Casual is a show that has a tendency to sneak up on you slowly. Just like any good Jason Reitman film (he’s one of the show’s executive producers), its particular hold on character and the eccentricities of those characters in a normal state of being, feels both comforting and entertaining. But it doesn’t move particularly fast. You have to wait for the more exciting moments to be doled out to you at the most perfect times. The Season 3 premiere is no exception to this, and while it does take some slower moments to bring you back into the story after a hiatus, a twist ending feels just right and sets up the story for the rest of the season.
When we left Alex, Val, and Laura last season, they were spending the final moments with their father/grandfather as they assisted him with his choice to end his life. It was a finale that was wrought with emotional turmoil and seemed to bring the trio closer together, without hindering Val from making the ultimate decision that her and Laura needed to move out and start over on their own. When we are reunited with these characters in Season 3, there is a riff between Alex and Val that is not just physical. However, that separation does not keep them from showing their codependency. We open on a moment that cuts back and forth between Val and Alex’s separate conversations about one another, each of them making it clear that they feel the other is the dependent pawn in their relationship. By the time we do finally get them in a room together, their relationship feels strained, each of them relying heavily on small talk to get through a cringe-worthy dinner.
Without being able to play their normal roles in each others lives as oddly close siblings, they take on surrogate individuals to fill in the gap. For Alex, that’s Hans, a German man who is renting out a room in his home as he “dabbles in hospitality” with Airbnb. Alex quickly becomes invasive in Hans’s personal space while he stays in Val’s old bedroom (at one point Hans exits the shower to find Alex loitering in his bedroom doorway as he would’ve done with Val). He even forces him into an awkward breakfast where he expounds his current mental state with little to no response from Hans (he doesn’t give him much time to talk). Alternatively, Val is left to deal with her new landlord Tina (Jamie Chung), who is taking a very lax approach to fixing Val’s broken sink – her handyman is currently out on a “soul searching expedition” and she doesn’t want to interrupt him unless it’s really important. And just as Val would’ve done with Alex, she continues to be pleasant and goes along with Tina’s laid-back attitude, despite the dishes piling up in her sink.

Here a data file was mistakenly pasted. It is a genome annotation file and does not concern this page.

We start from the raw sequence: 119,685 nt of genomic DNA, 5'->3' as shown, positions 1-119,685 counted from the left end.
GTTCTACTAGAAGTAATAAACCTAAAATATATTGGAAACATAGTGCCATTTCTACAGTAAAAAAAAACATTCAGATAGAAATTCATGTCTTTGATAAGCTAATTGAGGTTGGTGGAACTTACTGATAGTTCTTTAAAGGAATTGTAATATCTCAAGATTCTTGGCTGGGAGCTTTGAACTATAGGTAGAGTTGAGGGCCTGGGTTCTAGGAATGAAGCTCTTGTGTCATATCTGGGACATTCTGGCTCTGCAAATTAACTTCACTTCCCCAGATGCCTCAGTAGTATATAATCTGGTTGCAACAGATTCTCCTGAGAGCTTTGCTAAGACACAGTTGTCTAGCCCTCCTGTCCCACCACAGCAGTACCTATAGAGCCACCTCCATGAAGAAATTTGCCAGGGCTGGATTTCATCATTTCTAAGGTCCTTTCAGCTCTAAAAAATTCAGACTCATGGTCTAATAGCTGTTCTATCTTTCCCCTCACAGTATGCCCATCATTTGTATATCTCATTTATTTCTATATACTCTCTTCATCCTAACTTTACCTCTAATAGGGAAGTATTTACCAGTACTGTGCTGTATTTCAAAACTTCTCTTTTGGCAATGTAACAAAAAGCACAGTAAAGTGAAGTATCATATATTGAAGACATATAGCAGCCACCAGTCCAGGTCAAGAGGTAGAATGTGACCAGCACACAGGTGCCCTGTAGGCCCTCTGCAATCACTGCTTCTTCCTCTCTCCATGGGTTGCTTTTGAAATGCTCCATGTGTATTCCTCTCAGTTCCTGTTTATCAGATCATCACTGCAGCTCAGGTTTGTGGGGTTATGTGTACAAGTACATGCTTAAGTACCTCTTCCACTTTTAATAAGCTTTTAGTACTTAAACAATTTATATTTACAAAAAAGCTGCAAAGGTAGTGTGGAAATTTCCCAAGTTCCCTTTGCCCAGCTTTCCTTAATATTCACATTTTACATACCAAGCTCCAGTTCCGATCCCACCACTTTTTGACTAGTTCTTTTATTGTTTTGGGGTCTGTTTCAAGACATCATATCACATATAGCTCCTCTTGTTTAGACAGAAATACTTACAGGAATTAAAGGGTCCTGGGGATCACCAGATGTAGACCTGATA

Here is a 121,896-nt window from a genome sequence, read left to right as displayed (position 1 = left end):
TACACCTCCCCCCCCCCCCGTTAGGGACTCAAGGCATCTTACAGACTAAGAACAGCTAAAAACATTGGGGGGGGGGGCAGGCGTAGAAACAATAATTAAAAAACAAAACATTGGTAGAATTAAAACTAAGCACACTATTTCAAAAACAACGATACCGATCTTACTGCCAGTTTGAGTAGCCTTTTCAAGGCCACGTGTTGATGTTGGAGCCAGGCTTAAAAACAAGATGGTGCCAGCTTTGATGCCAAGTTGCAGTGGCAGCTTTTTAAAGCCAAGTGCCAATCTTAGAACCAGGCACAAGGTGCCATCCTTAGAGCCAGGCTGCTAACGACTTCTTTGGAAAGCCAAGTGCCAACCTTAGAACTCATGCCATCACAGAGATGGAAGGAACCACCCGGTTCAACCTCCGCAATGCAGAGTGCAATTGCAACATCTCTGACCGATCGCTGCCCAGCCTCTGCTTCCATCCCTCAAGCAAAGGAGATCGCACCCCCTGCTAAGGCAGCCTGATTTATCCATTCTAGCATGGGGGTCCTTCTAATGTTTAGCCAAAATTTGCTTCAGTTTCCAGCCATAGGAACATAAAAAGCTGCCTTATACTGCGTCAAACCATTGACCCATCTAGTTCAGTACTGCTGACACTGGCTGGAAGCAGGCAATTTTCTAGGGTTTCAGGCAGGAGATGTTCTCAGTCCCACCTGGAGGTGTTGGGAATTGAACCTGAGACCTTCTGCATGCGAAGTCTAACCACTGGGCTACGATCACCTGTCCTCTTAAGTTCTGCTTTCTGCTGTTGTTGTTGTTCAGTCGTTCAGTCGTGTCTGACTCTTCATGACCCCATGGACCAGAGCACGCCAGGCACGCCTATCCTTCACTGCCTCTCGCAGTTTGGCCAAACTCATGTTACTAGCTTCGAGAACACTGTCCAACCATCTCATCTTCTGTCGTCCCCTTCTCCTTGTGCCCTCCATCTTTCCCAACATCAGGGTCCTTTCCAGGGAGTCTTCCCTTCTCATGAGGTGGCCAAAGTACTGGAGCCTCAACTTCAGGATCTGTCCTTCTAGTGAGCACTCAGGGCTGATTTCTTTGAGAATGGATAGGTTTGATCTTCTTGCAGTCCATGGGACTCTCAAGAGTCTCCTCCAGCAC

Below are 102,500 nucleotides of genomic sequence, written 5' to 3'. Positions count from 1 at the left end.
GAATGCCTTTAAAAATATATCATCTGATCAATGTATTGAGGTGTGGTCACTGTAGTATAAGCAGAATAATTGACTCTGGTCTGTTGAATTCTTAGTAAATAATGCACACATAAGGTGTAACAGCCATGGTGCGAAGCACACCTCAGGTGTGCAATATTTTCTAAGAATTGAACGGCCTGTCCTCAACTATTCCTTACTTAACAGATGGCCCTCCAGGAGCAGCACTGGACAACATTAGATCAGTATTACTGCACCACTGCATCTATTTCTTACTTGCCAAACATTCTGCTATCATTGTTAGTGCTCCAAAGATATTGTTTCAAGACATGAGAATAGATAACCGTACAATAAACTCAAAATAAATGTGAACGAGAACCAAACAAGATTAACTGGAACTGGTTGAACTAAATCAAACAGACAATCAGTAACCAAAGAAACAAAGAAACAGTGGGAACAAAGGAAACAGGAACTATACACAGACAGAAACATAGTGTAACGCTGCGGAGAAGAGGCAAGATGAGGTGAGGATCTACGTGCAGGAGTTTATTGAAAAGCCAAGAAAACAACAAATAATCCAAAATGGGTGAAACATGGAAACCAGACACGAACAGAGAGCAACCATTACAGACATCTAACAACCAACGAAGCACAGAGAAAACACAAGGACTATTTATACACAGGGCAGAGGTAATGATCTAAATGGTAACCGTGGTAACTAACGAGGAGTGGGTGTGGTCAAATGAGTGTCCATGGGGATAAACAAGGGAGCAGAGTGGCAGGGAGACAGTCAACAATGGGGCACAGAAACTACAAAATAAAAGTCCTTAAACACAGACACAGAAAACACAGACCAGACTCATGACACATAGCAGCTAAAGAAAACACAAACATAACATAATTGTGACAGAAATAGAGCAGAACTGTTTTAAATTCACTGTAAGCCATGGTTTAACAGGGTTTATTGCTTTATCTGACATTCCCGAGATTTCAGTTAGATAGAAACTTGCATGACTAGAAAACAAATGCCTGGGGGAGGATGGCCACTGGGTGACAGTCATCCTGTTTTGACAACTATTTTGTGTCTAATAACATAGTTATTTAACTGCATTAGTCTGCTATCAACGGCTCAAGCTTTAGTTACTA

It isn’t until a conversation that Laura has with her Dad, Drew, that the core story of the episode is set into motion. When he asks her if she wants him to come to her grandfather’s memorial, she’s confused – what memorial? Cut to Val and Alex scrambling through his mail that has been piling up (he calls it a “lifestyle choice”). Buried in the mound they find the invite from their mother, with a note scrawled in her handwriting – “Please bring your father.” Alex and Val are rightfully offended that she wants him back after abandoning him in his final moments and agree that she will not get his ashes. But in true Alex fashion, by the time the memorial service rolls around, he shows up with his cremated father in hand (after a conversation with his therapist, Jennifer, he feels more closure with the situation, and is willing to give his mother the “memory” of her husband). His failure to consult Val about this newfound rightfulness causes the riff between them to deepen and finally implode – “Even when I’m gone, you manage to punish me.”
A moment of tentative reconciliation does come when the pair discusses their final conversations with their father. While he told Val, “Sorry we weren’t closer, but maybe it’s for the best,” he left Alex with the sentiment that “you have your sister and that’s a real love.” – Moments that end up being undeniable clues to a part of their relationship that they have yet to uncover. Then, just as Alex makes moves to steal their father’s ashes back, their mother (always the scene stealer) makes her speech to the guests. One that culminates with her dropping a bomb on everything Val knows about her personal identity, as she is not in fact her father’s daughter – “For him to take me in as a single pregnant woman and raise my daughter as his own, that speaks to his depth and his preponderance of character and for that our family will be eternally grateful.”
Ultimately, in the greatest (and final) moment of the episode, Laura breaks into hysterical laughter. Bringing us back to the tone and humor that this sweet and special show is best known for, before cutting to black.
Images via Hulu